Suppose I had two large containers with 1 cubic meter size. The containers are identical on the outside. The containers are floating in microgravity very close to my space ship.
One was empty but had thick reinforced steel walls so that its mass was 600 kg, while the other had thinner aluminum walls but was about half full, say 500 kg of water and 100 kg dry mass.
I have limited oxygen and need to quickly ascertain which container has water for my ship's solar-powered electrolysis system.
What kinds of tests could be done to cubes, to choose the one with the water? The containers are bulky but meant to be moved around by astronauts in microgravity, they have several hand-holds, in corners, sides, and faces, so I have flexibility in where I grab it.
The ship also has plenty of hand-holds on the outside, and cubes are floating roughly a meter away.
I first think that I can "slosh" it but then realized that I don't really have a good understanding what sloshing means in microgravity. It's not the same as on Earth where you know the liquid/air line is horizontal and the water is the "bottom". So, can I do sloshing test in microgravity for identification of containers?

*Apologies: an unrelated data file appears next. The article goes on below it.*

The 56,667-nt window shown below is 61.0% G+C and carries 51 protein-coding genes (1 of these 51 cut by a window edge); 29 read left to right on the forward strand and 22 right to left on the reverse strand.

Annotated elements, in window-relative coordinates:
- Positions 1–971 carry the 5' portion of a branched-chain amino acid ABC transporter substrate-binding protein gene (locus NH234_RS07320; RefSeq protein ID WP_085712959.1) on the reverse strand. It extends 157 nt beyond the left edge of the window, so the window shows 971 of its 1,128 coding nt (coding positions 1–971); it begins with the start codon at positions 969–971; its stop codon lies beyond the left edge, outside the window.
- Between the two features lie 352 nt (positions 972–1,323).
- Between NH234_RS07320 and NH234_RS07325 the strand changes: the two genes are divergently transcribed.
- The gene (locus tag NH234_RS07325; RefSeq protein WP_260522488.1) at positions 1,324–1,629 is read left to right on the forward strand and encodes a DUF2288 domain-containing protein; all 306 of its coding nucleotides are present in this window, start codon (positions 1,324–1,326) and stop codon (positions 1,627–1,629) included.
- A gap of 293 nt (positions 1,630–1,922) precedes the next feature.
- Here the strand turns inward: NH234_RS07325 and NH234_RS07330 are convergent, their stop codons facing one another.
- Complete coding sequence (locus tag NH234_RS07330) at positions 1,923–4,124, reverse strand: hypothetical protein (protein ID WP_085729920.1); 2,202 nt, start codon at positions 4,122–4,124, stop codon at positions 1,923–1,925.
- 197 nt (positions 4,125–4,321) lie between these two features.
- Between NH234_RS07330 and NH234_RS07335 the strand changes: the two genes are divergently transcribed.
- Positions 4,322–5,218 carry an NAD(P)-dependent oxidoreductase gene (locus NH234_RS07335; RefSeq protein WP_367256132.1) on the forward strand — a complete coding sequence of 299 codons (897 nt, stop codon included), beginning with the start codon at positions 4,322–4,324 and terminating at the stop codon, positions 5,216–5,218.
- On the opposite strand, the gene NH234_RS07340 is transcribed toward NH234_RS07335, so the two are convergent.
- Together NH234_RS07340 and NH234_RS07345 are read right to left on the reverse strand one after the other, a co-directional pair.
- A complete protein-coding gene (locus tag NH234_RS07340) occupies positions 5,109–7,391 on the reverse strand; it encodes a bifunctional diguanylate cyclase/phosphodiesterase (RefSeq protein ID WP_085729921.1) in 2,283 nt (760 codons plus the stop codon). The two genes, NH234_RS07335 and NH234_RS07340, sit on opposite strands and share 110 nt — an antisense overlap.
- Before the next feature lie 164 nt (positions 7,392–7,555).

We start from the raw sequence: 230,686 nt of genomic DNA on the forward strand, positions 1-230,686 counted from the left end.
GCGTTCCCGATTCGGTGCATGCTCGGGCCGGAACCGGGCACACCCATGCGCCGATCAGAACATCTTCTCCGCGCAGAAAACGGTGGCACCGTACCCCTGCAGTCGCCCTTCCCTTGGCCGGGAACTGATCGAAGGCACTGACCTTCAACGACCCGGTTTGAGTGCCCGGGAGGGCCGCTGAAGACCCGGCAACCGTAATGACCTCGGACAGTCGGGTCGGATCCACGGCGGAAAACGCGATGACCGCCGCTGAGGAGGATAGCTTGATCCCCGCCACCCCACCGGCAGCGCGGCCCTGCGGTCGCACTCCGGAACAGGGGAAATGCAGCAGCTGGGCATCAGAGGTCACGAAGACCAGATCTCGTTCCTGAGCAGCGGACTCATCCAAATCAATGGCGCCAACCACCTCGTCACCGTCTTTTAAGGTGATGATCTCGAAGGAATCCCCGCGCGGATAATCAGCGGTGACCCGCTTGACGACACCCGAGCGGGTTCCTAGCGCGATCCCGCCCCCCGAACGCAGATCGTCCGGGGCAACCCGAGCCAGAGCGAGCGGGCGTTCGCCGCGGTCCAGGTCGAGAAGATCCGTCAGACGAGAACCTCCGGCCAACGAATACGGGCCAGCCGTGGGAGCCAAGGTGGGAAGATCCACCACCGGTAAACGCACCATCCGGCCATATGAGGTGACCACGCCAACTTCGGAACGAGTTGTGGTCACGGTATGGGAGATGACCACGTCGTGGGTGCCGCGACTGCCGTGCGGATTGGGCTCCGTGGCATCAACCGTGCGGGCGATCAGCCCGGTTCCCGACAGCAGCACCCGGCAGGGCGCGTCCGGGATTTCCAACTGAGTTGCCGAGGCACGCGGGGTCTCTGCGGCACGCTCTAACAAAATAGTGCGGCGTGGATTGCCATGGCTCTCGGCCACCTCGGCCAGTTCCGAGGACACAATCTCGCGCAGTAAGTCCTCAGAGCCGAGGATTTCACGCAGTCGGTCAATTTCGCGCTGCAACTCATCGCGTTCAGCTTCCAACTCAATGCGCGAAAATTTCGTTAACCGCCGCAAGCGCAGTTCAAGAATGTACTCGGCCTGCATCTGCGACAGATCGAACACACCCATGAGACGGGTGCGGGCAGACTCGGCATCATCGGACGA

Are there better ways to manipulate the two containers by using less force that would give me either visual or tactile clues as forces through the handles and my gloves to notice which one has the water?
Remember: I'm running out of oxygen, I want to be clever and not run out of oxygen before I can choose the right container to make more oxygen!